Since the dawn of time philosophers, scientists, theologians and psychologists alike have been discussing the topic of ‘identity’.
You know, that age-old question we’ve all asked ourselves at one time or another:
Who am I?
What does make us the uniquely weird and wonderful creatures that we are?
Are we the result of our genetics?
Is it our parent’s style of parenting that determines our personalities?
Or is it simply the environment we were lucky, or unlucky, enough to grow up in?
The answer, it seems, can be found in pre-schoolers.
Did you know that it’s possible to predict whether a pre-schooler is going to be capable of winning a Nobel Peace Prize or committing a crime?
It’s true! And we have more than forty years of evidence to back this claim up.
In the Dunedin Study, researchers discovered that at the age of 5, children display traits that will directly impact their health, wealth and emotional life as adults.
This means the underlying attitude you currently hold in your adult life, is the same as it was when you were 5 years old!
Whoa! I know, right?!
The study was able to classify five basic character types and how they directed a person’s interactions with the world.
Well-adjusted is the most common character type with 40% of the population falling into this category. People with well-adjusted characters are flexible, resourceful and fit in well socially. They are open to new experiences.
The second most common type is confident with 28% of the population falling into this category. They are seen as fearless, bold, courageous and not afraid to take on challenges in life. They take pleasure in new experiences.
This character type makes up 15% of the population. They are more quiet, timid and less outgoing than confident and well-adjusted character types. They’re not paralysed by their apprehension, but they do need to make an effort to engage in conversations, particularly if they are in a new or unknown environment.
This character type makes up 10% of the population. They struggle with self-control, are highly-strung, irritable and closed to new experiences.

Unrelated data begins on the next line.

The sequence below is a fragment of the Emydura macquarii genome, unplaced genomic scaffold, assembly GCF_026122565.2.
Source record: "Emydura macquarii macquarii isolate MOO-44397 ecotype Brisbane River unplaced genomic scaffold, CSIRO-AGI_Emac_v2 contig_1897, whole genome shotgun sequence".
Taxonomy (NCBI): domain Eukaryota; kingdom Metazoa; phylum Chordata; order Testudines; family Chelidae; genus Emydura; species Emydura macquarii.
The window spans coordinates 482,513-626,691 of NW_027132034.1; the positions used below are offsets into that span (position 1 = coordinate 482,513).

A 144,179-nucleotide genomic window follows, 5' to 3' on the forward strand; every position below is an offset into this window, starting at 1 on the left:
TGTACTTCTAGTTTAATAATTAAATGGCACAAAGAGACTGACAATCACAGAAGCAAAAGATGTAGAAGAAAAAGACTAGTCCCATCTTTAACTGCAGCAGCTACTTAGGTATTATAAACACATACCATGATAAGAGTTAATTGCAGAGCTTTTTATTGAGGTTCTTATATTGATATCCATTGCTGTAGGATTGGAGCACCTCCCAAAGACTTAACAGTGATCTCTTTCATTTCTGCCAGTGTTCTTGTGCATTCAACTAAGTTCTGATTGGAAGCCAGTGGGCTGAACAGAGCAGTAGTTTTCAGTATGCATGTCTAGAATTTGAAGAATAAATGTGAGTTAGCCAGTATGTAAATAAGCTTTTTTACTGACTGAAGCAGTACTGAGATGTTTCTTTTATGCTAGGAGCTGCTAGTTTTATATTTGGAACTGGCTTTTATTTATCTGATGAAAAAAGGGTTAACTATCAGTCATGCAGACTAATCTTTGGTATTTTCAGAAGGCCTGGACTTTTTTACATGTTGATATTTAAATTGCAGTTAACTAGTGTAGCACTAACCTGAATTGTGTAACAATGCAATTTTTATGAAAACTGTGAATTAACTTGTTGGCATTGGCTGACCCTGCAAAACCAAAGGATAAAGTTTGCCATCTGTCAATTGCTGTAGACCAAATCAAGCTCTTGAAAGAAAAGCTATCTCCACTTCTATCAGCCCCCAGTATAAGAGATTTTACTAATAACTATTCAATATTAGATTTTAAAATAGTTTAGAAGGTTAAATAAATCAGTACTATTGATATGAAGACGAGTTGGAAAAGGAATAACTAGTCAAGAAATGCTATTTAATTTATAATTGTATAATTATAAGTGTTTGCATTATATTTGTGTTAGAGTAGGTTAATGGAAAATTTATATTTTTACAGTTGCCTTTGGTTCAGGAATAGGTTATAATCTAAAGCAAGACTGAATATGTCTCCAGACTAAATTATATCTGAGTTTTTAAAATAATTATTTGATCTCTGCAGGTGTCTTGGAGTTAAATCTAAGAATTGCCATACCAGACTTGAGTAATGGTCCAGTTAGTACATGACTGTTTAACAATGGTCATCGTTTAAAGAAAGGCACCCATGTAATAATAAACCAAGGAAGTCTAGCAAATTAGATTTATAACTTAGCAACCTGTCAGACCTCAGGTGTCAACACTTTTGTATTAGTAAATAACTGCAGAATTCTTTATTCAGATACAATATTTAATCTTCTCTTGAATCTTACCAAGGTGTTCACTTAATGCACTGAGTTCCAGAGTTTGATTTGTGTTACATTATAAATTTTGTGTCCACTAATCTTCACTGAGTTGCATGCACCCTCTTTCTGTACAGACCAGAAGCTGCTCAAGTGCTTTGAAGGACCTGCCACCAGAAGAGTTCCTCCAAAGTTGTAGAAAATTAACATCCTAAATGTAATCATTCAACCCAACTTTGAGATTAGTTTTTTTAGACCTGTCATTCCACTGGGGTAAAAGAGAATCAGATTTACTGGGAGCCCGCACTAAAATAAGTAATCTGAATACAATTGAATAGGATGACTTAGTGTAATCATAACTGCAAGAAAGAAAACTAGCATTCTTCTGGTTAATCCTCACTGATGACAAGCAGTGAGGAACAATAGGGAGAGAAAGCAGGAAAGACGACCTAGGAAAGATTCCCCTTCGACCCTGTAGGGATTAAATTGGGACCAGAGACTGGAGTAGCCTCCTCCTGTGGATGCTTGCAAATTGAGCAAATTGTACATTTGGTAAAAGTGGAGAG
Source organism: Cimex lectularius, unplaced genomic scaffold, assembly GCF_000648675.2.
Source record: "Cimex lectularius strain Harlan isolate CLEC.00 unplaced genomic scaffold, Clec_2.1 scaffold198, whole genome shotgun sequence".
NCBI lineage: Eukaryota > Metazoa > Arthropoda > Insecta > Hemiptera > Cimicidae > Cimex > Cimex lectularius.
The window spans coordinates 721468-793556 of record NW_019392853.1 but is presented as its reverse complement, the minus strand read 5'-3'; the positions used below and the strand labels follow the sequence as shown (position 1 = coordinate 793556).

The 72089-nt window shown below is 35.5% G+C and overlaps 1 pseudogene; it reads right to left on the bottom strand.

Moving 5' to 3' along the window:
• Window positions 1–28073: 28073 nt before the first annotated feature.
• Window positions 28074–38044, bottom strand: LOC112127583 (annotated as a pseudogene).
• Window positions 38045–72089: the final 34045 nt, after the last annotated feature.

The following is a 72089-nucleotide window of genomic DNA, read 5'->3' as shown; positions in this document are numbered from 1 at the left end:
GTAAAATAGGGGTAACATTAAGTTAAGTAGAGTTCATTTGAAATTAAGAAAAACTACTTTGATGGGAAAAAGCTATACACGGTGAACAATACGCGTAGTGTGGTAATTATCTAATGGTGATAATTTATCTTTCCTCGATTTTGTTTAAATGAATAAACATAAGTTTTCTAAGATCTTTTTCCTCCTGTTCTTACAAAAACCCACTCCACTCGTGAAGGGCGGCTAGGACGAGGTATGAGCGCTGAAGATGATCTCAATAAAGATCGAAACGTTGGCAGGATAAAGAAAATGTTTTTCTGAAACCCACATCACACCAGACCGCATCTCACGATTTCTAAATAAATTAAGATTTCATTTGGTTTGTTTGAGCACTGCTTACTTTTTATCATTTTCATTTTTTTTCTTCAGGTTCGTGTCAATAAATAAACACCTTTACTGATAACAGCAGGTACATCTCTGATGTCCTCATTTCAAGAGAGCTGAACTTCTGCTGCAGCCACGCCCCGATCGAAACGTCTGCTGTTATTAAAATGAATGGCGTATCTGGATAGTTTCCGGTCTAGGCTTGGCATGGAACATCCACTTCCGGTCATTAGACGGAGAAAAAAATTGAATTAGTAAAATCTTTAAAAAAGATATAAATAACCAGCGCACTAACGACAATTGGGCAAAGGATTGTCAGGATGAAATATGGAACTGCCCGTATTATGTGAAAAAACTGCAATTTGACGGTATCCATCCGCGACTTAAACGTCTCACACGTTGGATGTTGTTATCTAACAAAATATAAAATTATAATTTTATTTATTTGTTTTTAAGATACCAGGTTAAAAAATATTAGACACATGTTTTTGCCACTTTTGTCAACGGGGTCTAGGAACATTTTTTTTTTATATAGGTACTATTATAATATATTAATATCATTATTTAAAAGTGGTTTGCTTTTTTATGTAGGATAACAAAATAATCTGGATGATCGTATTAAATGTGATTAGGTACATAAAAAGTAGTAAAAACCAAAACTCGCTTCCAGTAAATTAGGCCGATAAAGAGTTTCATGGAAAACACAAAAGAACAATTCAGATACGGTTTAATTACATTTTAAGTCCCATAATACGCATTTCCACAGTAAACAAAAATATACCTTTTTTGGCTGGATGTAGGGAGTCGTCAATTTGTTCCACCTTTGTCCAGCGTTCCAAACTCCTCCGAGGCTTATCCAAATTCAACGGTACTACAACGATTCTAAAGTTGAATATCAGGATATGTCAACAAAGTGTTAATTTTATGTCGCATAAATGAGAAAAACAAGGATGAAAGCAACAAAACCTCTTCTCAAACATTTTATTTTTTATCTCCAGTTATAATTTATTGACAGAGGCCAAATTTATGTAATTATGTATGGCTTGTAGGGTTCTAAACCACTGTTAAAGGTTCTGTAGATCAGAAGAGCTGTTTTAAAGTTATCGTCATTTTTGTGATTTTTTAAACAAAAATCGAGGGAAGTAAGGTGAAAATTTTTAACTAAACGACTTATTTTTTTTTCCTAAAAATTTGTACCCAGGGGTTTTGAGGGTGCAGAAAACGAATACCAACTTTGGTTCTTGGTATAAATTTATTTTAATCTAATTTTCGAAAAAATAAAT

This character type makes up 7% of the population. Their shyness interferes with their ability to live. They have a hard time leaving home and establishing their own life. They are fearful, anxious, neurotic, and closed to new experiences.
These five character types, or personalities, can be recognised in children as young as three years old and do not change with age. In fact, some people’s character type gets more pronounced with age.
Our temperament is intrinsic, it’s not something that we can learn or unlearn.
Even though our personality type is set, any positive or negative experiences during the early stages of our childhood will determine how we live our lives and whether we are able to cope with stress or difficult situations.
So basically what that means, is that you can’t change a person, but you can change their behaviour.
Take the reserved person, they naturally want to sit quietly, but they can actively make the effort to engage in conversation.
So if someone is born with an under-controlled or inhibited personality it doesn’t necessarily mean the outcomes will be negative.
If that person has been parented in a loving, nurturing environment, and taught the important trait of self-control (which is learned, rather than fixed), they can still live a relatively peaceful and productive life.
This research provides valuable insight into people’s behaviour and gives an understanding of what might motivate people to conduct themselves in negative ways within their relationships.
If you’re struggling with negative patterns or cycles of conflict (whether it’s with a partner, your family or within yourself), then talking to a trained, experienced relationship therapist can help.
Being able to identify what’s really at the heart of the matter (and what’s fixed or learned behaviour, and therefore adaptable to change) can help you to break free from any ongoing negative relationship patterns so you can heal and move on – once and for all.